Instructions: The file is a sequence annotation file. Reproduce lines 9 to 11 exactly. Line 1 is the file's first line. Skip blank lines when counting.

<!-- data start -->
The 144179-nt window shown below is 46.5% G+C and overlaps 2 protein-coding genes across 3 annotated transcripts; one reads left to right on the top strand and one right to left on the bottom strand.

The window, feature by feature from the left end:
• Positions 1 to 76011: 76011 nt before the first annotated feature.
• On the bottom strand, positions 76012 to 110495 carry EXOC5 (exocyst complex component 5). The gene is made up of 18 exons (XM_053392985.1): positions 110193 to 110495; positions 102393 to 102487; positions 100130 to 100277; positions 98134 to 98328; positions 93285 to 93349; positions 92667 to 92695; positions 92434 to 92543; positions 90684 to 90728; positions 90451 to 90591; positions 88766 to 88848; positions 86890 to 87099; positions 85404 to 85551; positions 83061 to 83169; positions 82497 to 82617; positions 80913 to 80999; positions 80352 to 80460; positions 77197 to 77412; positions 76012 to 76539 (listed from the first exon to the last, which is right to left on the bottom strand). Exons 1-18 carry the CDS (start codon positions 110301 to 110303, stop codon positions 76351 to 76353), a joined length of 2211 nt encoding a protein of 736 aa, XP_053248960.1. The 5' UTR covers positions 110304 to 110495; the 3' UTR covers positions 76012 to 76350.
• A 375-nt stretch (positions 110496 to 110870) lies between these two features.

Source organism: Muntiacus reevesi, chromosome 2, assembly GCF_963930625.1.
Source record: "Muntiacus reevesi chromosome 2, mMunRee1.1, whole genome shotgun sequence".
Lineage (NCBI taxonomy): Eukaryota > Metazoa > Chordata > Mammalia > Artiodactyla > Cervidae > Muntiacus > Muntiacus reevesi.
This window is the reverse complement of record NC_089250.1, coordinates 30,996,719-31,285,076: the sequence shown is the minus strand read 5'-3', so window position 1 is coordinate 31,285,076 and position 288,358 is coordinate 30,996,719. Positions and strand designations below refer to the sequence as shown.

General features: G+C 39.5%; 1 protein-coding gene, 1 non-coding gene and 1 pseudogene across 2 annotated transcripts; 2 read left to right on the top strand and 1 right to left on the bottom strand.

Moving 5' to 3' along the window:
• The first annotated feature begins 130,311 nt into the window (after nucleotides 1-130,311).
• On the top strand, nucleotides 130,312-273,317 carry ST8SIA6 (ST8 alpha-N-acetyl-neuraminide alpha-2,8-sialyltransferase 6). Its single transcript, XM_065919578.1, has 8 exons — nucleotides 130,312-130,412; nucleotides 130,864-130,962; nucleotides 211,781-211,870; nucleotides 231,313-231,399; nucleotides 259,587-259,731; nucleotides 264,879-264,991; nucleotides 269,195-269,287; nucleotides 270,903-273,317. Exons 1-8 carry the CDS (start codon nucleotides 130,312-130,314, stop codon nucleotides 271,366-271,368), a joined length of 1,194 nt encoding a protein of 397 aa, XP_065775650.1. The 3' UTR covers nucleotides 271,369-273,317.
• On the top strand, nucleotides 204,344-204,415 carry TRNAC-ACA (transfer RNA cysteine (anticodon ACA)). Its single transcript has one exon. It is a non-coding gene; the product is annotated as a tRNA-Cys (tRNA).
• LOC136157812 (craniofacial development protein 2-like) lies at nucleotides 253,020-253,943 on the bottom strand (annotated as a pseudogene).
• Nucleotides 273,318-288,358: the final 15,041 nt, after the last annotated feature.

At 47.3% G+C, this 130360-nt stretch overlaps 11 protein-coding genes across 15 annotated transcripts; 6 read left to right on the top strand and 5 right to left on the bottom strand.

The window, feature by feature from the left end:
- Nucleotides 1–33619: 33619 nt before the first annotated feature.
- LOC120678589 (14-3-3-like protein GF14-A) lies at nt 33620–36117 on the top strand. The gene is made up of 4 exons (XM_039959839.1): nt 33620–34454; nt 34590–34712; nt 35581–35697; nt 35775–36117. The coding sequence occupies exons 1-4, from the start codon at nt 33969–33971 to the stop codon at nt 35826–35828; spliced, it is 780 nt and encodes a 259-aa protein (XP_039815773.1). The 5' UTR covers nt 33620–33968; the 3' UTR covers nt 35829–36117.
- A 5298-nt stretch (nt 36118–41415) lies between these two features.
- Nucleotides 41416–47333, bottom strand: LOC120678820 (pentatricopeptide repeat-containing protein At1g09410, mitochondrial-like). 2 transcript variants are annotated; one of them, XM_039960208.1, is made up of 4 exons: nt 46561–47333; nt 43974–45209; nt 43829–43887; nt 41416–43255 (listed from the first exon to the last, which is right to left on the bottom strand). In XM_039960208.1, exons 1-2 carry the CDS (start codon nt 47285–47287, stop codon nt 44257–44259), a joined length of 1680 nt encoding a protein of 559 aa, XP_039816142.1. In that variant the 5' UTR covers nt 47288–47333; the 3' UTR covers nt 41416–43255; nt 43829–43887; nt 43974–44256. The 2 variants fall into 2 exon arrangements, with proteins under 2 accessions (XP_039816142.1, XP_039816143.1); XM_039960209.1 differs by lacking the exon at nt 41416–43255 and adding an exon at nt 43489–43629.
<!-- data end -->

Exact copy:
This window is the reverse complement of record NC_089250.1, coordinates 30,996,719-31,285,076: the sequence shown is the minus strand read 5'-3', so window position 1 is coordinate 31,285,076 and position 288,358 is coordinate 30,996,719. Positions and strand designations below refer to the sequence as shown.

General features: G+C 39.5%; 1 protein-coding gene, 1 non-coding gene and 1 pseudogene across 2 annotated transcripts; 2 read left to right on the top strand and 1 right to left on the bottom strand.

Moving 5' to 3' along the window: